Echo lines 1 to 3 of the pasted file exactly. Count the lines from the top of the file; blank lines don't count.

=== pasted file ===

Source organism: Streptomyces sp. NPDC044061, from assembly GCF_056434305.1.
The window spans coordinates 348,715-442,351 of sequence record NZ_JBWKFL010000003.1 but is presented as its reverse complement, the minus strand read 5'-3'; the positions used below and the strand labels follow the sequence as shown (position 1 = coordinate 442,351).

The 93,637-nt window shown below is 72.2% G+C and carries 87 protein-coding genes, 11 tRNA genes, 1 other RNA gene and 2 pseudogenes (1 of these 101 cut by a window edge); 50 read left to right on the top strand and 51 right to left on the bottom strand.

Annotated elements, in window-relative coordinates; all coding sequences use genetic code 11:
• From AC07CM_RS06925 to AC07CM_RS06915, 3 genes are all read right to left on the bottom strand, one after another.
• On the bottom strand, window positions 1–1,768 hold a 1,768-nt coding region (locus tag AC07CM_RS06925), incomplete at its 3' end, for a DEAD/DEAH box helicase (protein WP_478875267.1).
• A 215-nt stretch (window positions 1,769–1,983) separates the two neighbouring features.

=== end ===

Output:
Source organism: Streptomyces sp. NPDC044061, from assembly GCF_056434305.1.
The window spans coordinates 348,715-442,351 of sequence record NZ_JBWKFL010000003.1 but is presented as its reverse complement, the minus strand read 5'-3'; the positions used below and the strand labels follow the sequence as shown (position 1 = coordinate 442,351).

The 93,637-nt window shown below is 72.2% G+C and carries 87 protein-coding genes, 11 tRNA genes, 1 other RNA gene and 2 pseudogenes (1 of these 101 cut by a window edge); 50 read left to right on the top strand and 51 right to left on the bottom strand.